Presentation on theme: "The Hummingbird and The Caracara: A Legend of the Achuar-Background Information Sustainable Ecosystems Enduring Cultures (SEEC-Ecuador) Maria Zambrano,"— Presentation transcript:
The Hummingbird and The Caracara: A Legend of the Achuar-Background Information Sustainable Ecosystems Enduring Cultures (SEEC-Ecuador) Maria Zambrano, M.A.
Getting to the Achuar Community Unless one is willing and able to walk ten days through the Amazon rainforest, one must take a small six passenger plane from Shell to a landing strip. The somewhat bumpy ride lasts about two hours.
After the plane ride, visitors take a quiet boat ride for about an hour to the Kapawi Ecolodge and Reserve in the heart of the Amazon rain forest.
The Achuar live close to water sources; the Pastaza River is a main tributary of the Amazon and was the closest to the Kapawi Ecolodge and Reserve where we stayed. Our guides constantly emphasized the importance of preserving this home to almost 70% of all forms of life on our planet.
Canoeing and/or rafting trips along the Pastaza River during the day or night are invigorating and informative. The biodiversity is amazing as one sees caimans, macaws, hummingbirds, speckled chachalacas, pink dolphins, and so many other animals in their natural habitat.
The Rufous hummingbird is but one of the hundreds of birds in the Amazon rainforest of Ecuador.
The caracara is a bird of prey; its beauty does not compare to that of the hummingbird but it is important to the ecosystem nonetheless.
Approximately 8000 Achuar live in the heart of Amazon river basin in 68 communities, along the eastern borders of Ecuador and Peru. “Shuar” means person and “acha” means aguaje palm; Achuar means people of the aguaje palm. This palm grows abundantly in the Amazon lowlands They receive 60% of their income from direct employment at Kapawi and from supplying products and services to ecotourism.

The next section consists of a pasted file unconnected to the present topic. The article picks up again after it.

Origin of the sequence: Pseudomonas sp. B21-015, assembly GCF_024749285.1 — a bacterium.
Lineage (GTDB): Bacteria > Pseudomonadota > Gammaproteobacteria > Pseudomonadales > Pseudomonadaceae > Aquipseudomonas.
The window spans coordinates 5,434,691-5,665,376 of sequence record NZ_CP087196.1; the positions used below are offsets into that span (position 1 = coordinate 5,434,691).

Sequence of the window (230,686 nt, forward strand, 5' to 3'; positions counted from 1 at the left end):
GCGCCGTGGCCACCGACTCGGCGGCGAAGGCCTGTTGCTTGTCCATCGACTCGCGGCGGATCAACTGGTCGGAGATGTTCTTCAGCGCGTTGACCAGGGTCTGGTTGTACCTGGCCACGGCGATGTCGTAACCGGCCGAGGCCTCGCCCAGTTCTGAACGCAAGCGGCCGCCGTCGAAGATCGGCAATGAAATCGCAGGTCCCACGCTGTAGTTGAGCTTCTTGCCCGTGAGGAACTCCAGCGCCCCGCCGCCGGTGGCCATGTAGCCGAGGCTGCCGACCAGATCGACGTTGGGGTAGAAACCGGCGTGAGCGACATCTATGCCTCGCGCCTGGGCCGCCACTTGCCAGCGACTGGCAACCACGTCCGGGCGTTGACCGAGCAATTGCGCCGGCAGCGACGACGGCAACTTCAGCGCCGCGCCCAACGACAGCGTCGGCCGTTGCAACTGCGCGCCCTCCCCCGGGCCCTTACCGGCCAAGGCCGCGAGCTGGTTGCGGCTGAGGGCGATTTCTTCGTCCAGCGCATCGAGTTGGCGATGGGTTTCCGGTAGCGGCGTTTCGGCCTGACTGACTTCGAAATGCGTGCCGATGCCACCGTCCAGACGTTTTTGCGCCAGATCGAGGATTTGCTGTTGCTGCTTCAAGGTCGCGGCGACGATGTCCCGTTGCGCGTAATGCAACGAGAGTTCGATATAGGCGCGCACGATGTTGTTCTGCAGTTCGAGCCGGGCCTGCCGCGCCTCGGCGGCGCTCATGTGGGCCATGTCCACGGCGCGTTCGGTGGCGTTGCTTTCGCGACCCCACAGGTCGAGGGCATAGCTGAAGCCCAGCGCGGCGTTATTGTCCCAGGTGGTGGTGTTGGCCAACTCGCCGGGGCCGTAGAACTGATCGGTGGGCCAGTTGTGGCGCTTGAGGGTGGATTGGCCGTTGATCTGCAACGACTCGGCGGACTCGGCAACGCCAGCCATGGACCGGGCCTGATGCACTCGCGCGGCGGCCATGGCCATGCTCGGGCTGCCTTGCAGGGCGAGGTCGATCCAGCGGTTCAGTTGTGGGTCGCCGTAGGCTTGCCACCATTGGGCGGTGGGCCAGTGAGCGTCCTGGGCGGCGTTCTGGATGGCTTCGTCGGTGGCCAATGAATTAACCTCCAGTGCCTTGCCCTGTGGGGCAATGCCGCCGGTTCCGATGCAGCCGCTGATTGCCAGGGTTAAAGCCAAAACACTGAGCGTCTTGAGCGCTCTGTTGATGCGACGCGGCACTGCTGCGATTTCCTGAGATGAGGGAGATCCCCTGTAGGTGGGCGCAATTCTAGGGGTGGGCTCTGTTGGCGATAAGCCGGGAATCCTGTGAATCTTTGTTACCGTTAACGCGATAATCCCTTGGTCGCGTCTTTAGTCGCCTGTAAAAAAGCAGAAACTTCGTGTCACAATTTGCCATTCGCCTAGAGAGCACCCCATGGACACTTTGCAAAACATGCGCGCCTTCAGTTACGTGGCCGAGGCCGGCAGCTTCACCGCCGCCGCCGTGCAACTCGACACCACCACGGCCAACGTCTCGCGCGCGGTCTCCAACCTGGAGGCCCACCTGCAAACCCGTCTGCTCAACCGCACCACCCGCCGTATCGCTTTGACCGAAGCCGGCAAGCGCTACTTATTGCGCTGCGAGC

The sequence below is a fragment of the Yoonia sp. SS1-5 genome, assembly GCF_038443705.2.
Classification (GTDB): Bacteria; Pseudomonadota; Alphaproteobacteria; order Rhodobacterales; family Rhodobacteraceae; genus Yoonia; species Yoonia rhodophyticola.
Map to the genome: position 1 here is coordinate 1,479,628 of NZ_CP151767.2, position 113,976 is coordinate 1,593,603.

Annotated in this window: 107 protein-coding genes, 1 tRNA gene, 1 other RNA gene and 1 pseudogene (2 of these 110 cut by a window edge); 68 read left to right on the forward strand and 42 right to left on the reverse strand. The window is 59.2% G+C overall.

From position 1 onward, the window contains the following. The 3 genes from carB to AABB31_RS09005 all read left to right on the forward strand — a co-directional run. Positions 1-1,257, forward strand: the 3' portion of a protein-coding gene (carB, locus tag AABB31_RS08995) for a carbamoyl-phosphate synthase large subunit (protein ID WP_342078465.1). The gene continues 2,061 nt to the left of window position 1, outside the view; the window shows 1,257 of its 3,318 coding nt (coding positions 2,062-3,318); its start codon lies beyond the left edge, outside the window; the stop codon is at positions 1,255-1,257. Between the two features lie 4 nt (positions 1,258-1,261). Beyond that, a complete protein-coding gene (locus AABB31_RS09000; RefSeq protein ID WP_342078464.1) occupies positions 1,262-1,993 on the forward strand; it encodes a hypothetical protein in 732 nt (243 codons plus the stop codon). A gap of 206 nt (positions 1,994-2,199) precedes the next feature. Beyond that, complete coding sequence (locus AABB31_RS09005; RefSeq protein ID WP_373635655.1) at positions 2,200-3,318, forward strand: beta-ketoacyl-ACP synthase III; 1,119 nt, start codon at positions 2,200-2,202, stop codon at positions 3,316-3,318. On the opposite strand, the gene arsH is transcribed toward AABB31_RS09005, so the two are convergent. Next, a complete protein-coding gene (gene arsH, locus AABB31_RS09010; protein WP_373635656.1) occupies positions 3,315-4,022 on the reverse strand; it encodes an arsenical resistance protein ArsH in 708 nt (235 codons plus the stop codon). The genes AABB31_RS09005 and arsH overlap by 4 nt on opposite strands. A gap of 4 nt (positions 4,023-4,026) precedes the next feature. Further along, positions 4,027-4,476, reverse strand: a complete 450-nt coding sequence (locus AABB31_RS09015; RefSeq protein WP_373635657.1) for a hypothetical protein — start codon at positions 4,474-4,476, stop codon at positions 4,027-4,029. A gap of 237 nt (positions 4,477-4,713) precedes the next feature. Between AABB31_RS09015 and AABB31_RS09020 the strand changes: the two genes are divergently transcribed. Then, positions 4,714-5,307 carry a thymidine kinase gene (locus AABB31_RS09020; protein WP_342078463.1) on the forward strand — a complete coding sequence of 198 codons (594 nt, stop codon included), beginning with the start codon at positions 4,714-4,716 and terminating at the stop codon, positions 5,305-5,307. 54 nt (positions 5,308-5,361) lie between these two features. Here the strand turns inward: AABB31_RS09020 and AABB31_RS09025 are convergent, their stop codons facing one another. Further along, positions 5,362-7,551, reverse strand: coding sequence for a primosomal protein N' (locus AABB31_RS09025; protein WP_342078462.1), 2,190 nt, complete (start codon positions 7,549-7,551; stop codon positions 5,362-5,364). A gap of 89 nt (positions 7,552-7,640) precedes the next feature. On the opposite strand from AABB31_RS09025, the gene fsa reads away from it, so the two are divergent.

According to the Achuar beliefs, “every plant and animal in the rainforest has its own soul and life, almost a human spirit.” They are extremely knowledgeable about the medicinal value of each plant. Luis was also very good at the art of story telling.
The Achuar guide and his bilingual partner explain the use of this poisonous mushroom to teach ten year old girls the motions for making pottery.
Our most patient Achuar guide, Luis, used natural dyes to paint our faces with traditional designs. Women and men wear different designs.
Kapawi was built by Achuar craftsmen utilizing traditional techniques and materials and ecologically sound technology. Water is heated by solar panels.
In addition to ecotourism, the Achuar hunt, fish and raise manioc, sweet potato, and other crops. Approximately 21%of their income is from handicrafts such as pottery and jewelry. Pottery and jewelry is usually made by the women; hunting tools are usually made by males.
¡Gracias! Makete! The opportunity to visit an Achuar family was most special! Thank you!